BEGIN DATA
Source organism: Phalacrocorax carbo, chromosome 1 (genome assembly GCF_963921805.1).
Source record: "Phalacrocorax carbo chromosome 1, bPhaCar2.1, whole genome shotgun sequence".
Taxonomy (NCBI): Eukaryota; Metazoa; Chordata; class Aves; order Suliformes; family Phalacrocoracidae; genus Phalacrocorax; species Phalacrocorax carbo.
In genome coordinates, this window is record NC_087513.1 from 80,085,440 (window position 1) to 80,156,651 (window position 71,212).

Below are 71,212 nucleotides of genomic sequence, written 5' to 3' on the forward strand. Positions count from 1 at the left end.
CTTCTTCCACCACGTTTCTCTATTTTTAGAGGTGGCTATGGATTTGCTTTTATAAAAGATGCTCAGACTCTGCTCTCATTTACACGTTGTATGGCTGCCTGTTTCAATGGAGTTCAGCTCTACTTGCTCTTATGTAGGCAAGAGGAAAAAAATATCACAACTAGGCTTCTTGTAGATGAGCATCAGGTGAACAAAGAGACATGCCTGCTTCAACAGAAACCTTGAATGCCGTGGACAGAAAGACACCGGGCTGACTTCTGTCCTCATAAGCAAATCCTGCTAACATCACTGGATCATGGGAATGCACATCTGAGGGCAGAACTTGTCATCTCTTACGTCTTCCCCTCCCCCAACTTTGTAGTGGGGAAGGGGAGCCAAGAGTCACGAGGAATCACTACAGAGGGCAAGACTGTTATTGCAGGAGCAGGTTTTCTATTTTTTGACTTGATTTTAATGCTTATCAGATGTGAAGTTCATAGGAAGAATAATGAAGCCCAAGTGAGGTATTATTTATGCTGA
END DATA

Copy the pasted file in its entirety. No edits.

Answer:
Source organism: Phalacrocorax carbo, chromosome 1 (genome assembly GCF_963921805.1).
Source record: "Phalacrocorax carbo chromosome 1, bPhaCar2.1, whole genome shotgun sequence".
Taxonomy (NCBI): Eukaryota; Metazoa; Chordata; class Aves; order Suliformes; family Phalacrocoracidae; genus Phalacrocorax; species Phalacrocorax carbo.
In genome coordinates, this window is record NC_087513.1 from 80,085,440 (window position 1) to 80,156,651 (window position 71,212).

Below are 71,212 nucleotides of genomic sequence, written 5' to 3' on the forward strand. Positions count from 1 at the left end.
CTTCTTCCACCACGTTTCTCTATTTTTAGAGGTGGCTATGGATTTGCTTTTATAAAAGATGCTCAGACTCTGCTCTCATTTACACGTTGTATGGCTGCCTGTTTCAATGGAGTTCAGCTCTACTTGCTCTTATGTAGGCAAGAGGAAAAAAATATCACAACTAGGCTTCTTGTAGATGAGCATCAGGTGAACAAAGAGACATGCCTGCTTCAACAGAAACCTTGAATGCCGTGGACAGAAAGACACCGGGCTGACTTCTGTCCTCATAAGCAAATCCTGCTAACATCACTGGATCATGGGAATGCACATCTGAGGGCAGAACTTGTCATCTCTTACGTCTTCCCCTCCCCCAACTTTGTAGTGGGGAAGGGGAGCCAAGAGTCACGAGGAATCACTACAGAGGGCAAGACTGTTATTGCAGGAGCAGGTTTTCTATTTTTTGACTTGATTTTAATGCTTATCAGATGTGAAGTTCATAGGAAGAATAATGAAGCCCAAGTGAGGTATTATTTATGCTGA